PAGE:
Residents in Rushville take issue with city’s response to sidewalk repairs

By LYNDSAY MACH, NEWS3 Reporter

RUSHVILLE, Illinois – A discussion about repairing sidewalks in the city of Rushville has some residents taking issue with the city’s response. 

Scott Stoll is a former alderman who pushed for the City Council to take a look at some proposals to fix some sidewalks he feels are unsafe. He said residents have been asking for sidewalk improvements the last four years.

“Sidewalks are, to me, I believe are a huge piece of our transportation for a lot of the people in our community,” Stoll said.

Stoll said some repairs have been done over the years, but more work is needed.

“That was one of the top issues to people when I was talking with them was the decay of our sidewalks,” Stoll said.

The sidewalks in question are located on East Lafayette Street from Congress Street to the Princess Theatre and along South Liberty Street near Station 1883 restaurant. According to Stoll, the discussion has been ongoing since February, but the proposal was quickly shot down during a city council meeting on April 5. 

“I went forward with a motion to at least get it surveyed and was interrupted right in the middle of the motion by the mayor saying we will not be doing these projects,” Stoll said.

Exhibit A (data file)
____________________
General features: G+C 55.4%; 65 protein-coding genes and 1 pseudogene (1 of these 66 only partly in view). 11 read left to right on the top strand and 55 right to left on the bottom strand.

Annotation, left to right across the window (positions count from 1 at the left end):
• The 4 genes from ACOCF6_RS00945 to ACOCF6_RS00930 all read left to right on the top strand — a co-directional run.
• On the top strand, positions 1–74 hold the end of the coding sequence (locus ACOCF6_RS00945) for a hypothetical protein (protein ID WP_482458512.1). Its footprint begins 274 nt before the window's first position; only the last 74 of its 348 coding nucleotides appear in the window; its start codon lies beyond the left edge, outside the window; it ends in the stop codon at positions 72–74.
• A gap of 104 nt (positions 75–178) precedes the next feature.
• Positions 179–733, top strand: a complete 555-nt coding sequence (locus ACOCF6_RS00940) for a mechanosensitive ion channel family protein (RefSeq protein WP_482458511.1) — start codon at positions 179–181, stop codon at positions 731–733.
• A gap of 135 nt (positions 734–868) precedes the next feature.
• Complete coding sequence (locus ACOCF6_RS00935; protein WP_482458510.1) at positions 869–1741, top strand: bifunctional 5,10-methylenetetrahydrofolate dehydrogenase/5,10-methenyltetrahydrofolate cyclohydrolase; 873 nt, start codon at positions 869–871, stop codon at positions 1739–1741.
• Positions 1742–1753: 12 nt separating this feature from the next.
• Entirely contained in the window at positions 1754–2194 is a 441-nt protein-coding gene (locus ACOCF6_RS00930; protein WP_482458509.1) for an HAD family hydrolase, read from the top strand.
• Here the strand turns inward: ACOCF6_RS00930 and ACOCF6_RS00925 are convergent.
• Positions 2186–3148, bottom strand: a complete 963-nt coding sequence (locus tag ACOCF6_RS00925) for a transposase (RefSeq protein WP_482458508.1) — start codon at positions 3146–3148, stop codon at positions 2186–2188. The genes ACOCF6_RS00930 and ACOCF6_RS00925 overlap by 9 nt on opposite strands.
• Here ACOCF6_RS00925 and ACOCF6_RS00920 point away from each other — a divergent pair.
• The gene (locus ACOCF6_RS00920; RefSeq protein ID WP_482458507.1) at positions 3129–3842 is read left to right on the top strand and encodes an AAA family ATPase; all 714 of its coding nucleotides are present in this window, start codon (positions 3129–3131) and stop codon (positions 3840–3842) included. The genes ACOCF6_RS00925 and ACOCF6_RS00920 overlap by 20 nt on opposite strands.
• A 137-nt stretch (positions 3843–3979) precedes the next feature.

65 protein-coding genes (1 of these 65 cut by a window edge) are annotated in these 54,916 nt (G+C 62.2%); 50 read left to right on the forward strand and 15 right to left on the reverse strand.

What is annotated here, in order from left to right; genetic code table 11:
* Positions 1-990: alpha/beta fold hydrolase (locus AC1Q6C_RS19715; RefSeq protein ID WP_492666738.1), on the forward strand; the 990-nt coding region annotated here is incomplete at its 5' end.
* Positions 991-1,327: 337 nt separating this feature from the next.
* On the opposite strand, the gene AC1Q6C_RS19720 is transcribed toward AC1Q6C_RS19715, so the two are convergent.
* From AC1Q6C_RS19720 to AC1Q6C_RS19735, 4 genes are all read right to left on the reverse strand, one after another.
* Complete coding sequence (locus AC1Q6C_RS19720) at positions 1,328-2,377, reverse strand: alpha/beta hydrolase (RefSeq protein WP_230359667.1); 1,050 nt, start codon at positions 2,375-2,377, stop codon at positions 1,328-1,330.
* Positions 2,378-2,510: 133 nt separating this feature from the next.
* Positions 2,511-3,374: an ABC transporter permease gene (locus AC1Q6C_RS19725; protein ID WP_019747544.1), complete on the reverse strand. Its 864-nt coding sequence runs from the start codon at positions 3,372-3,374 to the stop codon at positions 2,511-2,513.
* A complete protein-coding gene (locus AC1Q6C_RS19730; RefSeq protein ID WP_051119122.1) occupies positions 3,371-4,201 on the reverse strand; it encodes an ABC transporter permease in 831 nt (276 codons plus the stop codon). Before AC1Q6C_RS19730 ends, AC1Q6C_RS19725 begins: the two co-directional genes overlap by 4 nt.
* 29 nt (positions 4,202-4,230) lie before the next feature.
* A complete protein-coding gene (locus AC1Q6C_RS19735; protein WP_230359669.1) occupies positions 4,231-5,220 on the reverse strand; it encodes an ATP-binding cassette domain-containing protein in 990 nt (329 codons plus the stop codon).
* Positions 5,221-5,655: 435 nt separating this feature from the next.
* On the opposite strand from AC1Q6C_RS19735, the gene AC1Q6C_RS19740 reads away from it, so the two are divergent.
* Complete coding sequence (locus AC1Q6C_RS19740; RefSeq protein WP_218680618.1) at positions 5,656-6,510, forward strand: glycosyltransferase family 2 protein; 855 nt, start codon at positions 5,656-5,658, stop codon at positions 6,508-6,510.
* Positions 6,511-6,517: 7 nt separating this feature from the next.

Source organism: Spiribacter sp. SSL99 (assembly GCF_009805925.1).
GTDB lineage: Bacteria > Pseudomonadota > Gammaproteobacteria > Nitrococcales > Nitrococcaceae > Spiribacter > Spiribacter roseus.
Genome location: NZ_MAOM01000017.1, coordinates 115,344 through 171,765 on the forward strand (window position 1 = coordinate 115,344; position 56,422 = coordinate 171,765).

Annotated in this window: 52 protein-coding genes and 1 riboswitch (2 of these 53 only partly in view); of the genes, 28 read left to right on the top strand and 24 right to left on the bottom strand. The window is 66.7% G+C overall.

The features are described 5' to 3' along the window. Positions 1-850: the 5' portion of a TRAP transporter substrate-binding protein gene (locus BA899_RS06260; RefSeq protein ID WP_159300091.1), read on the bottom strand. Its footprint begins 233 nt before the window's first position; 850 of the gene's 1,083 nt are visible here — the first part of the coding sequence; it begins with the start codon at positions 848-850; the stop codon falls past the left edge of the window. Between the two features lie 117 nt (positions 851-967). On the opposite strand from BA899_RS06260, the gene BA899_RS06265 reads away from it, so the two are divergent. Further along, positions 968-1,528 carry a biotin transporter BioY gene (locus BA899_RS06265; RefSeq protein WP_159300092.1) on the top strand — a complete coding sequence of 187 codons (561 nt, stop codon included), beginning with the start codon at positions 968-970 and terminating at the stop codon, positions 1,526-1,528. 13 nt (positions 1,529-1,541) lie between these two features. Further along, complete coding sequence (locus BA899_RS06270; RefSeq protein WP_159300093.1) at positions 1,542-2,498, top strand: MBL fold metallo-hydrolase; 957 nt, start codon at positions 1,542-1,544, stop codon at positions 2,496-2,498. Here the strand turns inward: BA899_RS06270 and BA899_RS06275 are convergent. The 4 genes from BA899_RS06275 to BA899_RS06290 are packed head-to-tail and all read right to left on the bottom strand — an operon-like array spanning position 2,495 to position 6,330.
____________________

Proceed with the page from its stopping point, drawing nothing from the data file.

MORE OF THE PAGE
Mayor Carson Klitz is opposed to the projects suggested by Stoll. Klitz believes there are more important things to spend the money on. He also said the sidewalks proposed are not in the worst shape as others in the town.

“They will stand to stumble on a sidewalk, but they won’t stand to be without water,” Klitz said. “I mean that’s just common sense, they won’t do that. So we’ve tried to take our money and spend it where they will give us the most bang for the buck.”

Stoll said he’s concerned about people’s safety.

“I’ve heard everything from people seeing kids fly off the front of their bikes because they hit a bad spot, we’ve heard broken legs, skinned knees,” Stoll said. “The most recent, was somebody tripping outside on one of the sidewalks in question, and I don’t know if they broke their foot or what, but they were certainly hurt.”

“When my girls ride a bicycle or even walking, some are cracked and heaved up,” resident David Schwalb said. “It’s easier even for me or any other pedestrian. They can trip on it pretty easy.”

Klitz told NEWS3, he is thinking about hiring high school students to work on patching sidewalks over summer break. He said the city does not have enough money to pay full price for sidewalk repairs. However, Stoll said that’s not the case.

“You’ve got to learn to prioritize your priorities, and of course there’s some basics, that’s water and sewage, that are fundamental,” Klitz said.

“We have quite a bit of money sitting in our general fund,” Stoll said. “We have some money sitting in our sidewalks fund as well.”

Stoll said the cost of the projects would be roughly $150,000. He said there are TIFF funds, Rebuild Illinois funds and general funds available to pay for the work. 

Klitz said anyone injured due to the sidewalk’s condition can go to the city’s insurance company.